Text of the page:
Each week Albany Herald researcher Mary Braswell looks for interesting events, places and people from the past. You can contact her at (229) 888-9371 or email@example.com.
This week’s look at Christmas through the alphabet takes us from L through P.
• The tradition of using small candles to light up the Christmas tree dates back to at least the middle of the 17th century. Candles for the tree were glued with melted wax to a tree branch.
• In 1882, the first Christmas tree was lit by the use of electricity. Edward Johnson, an inventor under the supervision of Thomas Edison, lighted up a Christmas tree in New York City with 80 small electric light bulbs.
• Until 1903, when General Electric began to offer pre-assembled kits of Christmas lights, stringed lights were reserved for the wealthy. The wiring of electric lights required the services of a wireman, now our modern-day electrician. To light an average Christmas tree with electric lights before 1903 would have cost about $2,000 in today’s dollars.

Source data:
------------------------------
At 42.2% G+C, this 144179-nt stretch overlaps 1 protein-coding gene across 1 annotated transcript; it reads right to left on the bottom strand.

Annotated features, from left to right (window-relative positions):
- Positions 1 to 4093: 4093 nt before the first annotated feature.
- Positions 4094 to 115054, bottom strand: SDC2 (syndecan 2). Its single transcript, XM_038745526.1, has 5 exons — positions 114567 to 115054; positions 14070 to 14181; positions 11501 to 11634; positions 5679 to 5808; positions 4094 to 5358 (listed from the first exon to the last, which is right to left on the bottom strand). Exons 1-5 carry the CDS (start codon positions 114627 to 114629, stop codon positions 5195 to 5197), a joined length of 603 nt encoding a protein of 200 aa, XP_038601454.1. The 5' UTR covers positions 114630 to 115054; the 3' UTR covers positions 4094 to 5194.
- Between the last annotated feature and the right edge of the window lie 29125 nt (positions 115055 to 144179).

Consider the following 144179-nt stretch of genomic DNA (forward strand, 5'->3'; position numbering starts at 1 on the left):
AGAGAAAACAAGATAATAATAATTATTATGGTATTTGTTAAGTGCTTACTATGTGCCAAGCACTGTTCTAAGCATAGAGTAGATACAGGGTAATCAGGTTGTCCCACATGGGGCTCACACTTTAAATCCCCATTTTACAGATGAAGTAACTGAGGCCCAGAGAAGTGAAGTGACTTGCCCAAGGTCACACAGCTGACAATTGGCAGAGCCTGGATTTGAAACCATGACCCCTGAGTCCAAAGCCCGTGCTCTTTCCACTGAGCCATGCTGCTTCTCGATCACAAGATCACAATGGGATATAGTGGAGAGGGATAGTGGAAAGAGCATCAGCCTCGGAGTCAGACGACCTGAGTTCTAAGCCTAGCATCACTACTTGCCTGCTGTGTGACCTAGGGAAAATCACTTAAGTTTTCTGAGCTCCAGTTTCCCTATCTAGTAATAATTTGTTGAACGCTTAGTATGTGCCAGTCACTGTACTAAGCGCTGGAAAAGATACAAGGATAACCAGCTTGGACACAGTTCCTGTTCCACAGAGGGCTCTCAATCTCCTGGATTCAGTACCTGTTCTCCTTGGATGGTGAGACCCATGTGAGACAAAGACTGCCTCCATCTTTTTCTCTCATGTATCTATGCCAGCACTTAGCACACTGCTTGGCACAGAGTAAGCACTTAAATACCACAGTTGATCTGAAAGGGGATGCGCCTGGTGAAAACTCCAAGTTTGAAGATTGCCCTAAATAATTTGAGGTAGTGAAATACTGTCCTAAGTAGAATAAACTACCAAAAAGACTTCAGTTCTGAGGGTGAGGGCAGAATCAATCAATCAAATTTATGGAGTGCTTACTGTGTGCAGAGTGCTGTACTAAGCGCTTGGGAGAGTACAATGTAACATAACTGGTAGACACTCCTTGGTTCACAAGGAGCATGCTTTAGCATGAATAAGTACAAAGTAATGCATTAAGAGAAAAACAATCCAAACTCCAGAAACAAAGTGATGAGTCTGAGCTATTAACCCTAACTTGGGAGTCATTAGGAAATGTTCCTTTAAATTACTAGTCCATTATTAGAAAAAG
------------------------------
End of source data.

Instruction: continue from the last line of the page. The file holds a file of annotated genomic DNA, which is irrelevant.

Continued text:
• Albert Sadacca was 15 in 1917, when he first got the idea to make safety Christmas lights after a tragic fire with candles. The Sadacca family sold novelty items including lights. Young Albert adapted some of the products into safe electric lights for trees. The first year only 100 strings of white lights sold. The second year Sadacca used brightly colored bulbs and a multi-million dollar business took off.
• The Christmas (mincemeat) pie came about at the time when the Crusaders were returning from the Holy Land with a variety of spices. It was important to add three spices (cinnamon, cloves and nutmeg) for the three gifts given to the Christ child by the Magi. In honor of the birth of the Savior, the mince pie was originally made in oblong casings (coffin or cradle shaped), with a place for the Christ Child to be placed on top. The baby was removed by the children and the manger (pie) was eaten in celebration.